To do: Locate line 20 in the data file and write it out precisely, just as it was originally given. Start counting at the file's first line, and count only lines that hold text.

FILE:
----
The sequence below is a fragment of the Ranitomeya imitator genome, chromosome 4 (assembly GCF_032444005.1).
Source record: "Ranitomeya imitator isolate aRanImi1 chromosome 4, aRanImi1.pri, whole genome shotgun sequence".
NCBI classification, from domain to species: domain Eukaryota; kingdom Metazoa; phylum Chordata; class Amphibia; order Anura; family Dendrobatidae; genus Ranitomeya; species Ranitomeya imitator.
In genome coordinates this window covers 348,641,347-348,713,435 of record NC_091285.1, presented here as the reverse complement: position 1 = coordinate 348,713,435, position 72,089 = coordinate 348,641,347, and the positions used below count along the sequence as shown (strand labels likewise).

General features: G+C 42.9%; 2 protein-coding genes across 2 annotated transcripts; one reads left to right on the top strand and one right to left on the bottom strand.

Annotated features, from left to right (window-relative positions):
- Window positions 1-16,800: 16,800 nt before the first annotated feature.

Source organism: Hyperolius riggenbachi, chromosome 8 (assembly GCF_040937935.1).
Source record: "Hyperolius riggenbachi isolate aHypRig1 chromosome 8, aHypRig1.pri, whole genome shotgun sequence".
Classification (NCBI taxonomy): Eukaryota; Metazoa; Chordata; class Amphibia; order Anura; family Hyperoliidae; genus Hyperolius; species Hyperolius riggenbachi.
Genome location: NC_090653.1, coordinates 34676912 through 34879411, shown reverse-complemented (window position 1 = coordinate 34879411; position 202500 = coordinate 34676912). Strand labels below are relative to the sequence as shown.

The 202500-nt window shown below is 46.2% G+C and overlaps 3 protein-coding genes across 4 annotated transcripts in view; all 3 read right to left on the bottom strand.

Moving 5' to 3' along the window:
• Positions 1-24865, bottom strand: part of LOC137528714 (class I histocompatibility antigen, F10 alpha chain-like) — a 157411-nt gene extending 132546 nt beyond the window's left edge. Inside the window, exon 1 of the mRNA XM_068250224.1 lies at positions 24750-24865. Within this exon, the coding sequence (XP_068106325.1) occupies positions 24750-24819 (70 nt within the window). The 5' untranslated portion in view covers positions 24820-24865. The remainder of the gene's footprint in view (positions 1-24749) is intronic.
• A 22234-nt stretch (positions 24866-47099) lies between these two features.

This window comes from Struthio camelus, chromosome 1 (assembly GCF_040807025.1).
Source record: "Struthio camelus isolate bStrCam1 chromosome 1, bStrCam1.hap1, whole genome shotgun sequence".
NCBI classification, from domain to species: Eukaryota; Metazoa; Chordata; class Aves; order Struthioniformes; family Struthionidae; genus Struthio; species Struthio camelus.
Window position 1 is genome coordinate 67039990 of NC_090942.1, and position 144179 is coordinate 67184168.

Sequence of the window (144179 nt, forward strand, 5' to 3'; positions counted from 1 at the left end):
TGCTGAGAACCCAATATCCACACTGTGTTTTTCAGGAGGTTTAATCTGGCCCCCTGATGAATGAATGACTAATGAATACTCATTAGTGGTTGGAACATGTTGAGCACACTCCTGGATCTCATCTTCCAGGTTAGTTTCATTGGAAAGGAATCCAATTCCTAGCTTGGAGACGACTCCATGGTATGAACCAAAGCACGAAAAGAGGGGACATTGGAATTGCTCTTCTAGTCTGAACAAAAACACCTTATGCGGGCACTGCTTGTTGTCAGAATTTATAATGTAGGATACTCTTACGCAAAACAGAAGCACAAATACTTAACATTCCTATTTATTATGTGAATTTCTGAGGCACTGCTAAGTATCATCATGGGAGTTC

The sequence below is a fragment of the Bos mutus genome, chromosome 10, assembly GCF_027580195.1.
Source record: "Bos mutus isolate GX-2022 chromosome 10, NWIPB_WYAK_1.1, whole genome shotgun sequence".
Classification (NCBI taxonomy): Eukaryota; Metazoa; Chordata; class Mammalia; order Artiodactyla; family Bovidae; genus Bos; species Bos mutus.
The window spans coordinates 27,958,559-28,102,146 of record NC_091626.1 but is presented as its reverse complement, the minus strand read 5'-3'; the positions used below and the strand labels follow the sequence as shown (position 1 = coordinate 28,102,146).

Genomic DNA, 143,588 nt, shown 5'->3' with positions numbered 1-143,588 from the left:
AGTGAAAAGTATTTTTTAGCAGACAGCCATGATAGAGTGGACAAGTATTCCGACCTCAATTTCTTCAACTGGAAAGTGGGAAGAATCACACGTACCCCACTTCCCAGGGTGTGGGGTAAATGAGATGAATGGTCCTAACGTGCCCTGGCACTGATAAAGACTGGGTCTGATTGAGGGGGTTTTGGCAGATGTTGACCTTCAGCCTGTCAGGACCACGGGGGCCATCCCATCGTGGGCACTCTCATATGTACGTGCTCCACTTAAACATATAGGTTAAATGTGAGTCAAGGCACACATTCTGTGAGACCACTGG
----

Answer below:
Sequence of the window (144179 nt, forward strand, 5' to 3'; positions counted from 1 at the left end):